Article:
Costco (COST) posted fiscal second-quarter earnings results Thursday, March 2, after market close that mostly beat expectations. Shares were down more than 2% after the release.
As consumers sought out value and moved away from discretionary spending, the wholesale retailer saw a slight miss in quarterly revenue, coming in at $55.27 billion, but up 6.5% from a year ago. Meanwhile net sales saw a 6.5% increase, to $54.24 billion, up from $50.04 billion.
Here’s what Costco reported, compared to Wall Street estimates, based on Bloomberg consensus data:
Revenue: $55.27 billion versus $55.58 billion expected
Adjusted earnings per share: $3.30 versus $3.21 expected
Same-store sales: up 6.8% versus up 6.16% expected
United States: up 5.8% versus up 5.56% expected
Canada: up 9.6% versus up 5.51% expected
Other international: 9.5% versus up 7.10% expected
“People are spending their dollars where they feel they should be spending them,” CEO Craig Jelinek said on a call with investors. The retailer saw an increase in sales in the fresh food, food, and sundry categories and “weakness in big ticket discretionary items” with a drop in non-food items such as apparel, jewelry and electronics. This is similar to results from Target (TGT) and Walmart’s (WMT) latest earnings.
In the U.S., sales came in slightly lower than expected, up 5.8% compared to estimates of 5.56%. Meanwhile, in Canada and internationally, Costco saw strength with same-store sales, both higher than estimates, up 9.6% and 9.5%, respectively.
Last quarter, e-commerce sales were down 9.6%.
Giving an outlook into the first few weeks of Q3 FY 23, in the first four weeks of February, U.S. sales are up 3.4% and up 1.2% in Canada. For its international business, sales are up 6.5%. E-commerce sales saw a decline of -11.2% in the month of February. Last month, the company saw net sales of $17.06 billion, up 4.7% from $16.29 billion last year.
Its private label business, Kirkland Brands, is also getting a boost from inflation. In the last few months, the company saw “a bigger delta than normal” to Kirkland Brands. For Q2, the company saw a roughly 1.5% increase in sales of Kirkland Brands, specifically food penetration, compared to roughly 0.5% typically. Jelinek jokingly called it a “trade-up,” adding, “People are looking to save money, and it’s our brand, that’s great, creates loyalty.”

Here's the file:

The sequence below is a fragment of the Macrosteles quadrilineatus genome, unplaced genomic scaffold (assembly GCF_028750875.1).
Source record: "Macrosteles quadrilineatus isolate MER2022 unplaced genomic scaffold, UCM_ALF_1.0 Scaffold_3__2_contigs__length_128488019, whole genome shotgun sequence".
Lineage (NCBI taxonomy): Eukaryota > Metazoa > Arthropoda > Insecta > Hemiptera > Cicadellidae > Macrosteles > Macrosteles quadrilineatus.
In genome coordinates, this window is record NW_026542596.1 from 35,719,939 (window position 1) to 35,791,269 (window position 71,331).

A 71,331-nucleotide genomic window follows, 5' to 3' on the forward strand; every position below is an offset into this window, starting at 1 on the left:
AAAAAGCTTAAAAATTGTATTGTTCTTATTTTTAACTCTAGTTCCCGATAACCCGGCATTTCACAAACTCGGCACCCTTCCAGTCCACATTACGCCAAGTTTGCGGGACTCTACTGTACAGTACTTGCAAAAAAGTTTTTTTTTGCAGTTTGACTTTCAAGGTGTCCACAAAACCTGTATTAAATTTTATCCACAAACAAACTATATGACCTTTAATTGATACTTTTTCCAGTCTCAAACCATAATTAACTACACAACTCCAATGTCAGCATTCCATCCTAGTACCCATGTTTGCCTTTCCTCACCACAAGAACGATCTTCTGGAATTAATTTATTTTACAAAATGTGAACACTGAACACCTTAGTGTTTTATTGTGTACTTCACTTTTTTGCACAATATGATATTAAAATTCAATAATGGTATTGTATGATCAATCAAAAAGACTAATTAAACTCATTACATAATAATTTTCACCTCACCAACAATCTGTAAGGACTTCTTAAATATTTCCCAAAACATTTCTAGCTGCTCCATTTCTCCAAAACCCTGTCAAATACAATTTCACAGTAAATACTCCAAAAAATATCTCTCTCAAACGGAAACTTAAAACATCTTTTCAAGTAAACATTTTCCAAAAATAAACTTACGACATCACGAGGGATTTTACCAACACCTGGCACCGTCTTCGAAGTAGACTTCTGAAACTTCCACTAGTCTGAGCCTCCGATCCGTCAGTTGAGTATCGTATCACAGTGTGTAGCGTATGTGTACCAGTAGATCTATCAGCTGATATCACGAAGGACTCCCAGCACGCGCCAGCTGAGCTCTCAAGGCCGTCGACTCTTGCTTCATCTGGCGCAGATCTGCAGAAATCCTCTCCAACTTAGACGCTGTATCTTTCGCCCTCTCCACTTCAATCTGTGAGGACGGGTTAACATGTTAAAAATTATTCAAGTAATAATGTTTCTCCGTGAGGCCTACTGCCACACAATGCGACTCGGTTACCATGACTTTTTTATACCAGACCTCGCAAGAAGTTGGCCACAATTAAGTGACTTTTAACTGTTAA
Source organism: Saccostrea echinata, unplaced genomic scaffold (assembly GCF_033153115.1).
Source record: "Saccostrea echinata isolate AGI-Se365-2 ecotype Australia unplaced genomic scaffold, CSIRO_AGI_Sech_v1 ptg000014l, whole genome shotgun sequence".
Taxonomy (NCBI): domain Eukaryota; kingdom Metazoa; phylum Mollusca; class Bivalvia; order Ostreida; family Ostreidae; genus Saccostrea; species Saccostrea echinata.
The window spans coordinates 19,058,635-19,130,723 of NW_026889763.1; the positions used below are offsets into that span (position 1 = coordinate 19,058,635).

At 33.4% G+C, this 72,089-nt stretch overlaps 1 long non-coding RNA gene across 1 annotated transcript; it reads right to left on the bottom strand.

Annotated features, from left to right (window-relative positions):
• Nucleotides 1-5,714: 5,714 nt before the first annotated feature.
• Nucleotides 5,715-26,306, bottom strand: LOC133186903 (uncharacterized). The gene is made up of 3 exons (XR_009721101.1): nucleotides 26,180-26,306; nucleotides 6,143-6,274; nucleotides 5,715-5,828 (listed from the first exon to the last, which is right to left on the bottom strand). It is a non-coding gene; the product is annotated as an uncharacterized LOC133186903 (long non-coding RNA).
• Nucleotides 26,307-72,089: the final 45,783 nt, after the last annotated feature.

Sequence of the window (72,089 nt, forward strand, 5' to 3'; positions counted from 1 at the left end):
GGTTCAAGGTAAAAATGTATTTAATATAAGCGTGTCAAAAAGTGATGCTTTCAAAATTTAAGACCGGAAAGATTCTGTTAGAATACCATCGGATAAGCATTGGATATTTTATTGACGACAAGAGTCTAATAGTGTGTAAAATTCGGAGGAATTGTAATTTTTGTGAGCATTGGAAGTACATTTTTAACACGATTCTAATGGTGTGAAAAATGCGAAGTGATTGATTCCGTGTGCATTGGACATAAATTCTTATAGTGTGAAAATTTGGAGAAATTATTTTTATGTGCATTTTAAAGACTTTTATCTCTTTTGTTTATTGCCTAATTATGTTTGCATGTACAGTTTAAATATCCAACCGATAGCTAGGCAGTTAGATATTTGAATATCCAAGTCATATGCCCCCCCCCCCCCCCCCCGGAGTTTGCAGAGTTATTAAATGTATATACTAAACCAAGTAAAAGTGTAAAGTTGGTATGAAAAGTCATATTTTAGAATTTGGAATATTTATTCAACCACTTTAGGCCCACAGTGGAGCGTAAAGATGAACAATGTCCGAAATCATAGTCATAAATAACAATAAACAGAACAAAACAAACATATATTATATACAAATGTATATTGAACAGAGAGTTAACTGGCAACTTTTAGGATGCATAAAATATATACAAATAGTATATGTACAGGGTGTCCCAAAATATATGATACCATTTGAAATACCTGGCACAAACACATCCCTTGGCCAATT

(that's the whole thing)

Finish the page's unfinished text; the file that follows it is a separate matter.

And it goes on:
To enable screen reader support, press ⌘+Option+Z To learn about keyboard shortcuts, press ⌘slash
Membership fee increase?
In the call with investors, Jelinek reiterated, similar to previous quarters, “It’s a question of when, not-if,” it will raise prices. He then referred to its typical time line of membership fee increases, which is every 5 years and seven months, bringing the next potential hike to … now.
Costco last raised prices in June 2017.
Jelinek remains confident that the wholesale retailer remains on top, saying, “Our relative level of competitiveness is as strong as it’s ever been.”
This quarter, membership fees brought in $1.03 billion, up 6.2% from a year ago and a tick higher than Wall Street estimates of $1.04 billion.
Stifel, which holds a Buy rating on the stock, expects “greater clarity over the next approximately six months,” however, that may be delayed due to the current macro environment. “It is possible a weaker consumer environment and strong comparable store sales and renewal rates could delay an increase relative to historical timing.”
A Costco Gold Star membership costs $60 per year and an Executive Membership goes for $120.
That’s compared to Sam’s Club, owned by Walmart (WMT), which raised prices in August for the first time since 1999. That move increased annual fees to $50 from $45 for Club members and to $110 from $100 for Plus members.
At BJ’s, the basic membership costs $55 per a year and its perk rewards membership is $110.
Brooke DiPalma is a reporter for Yahoo Finance. Follow her on Twitter at @BrookeDiPalma or email her at firstname.lastname@example.org.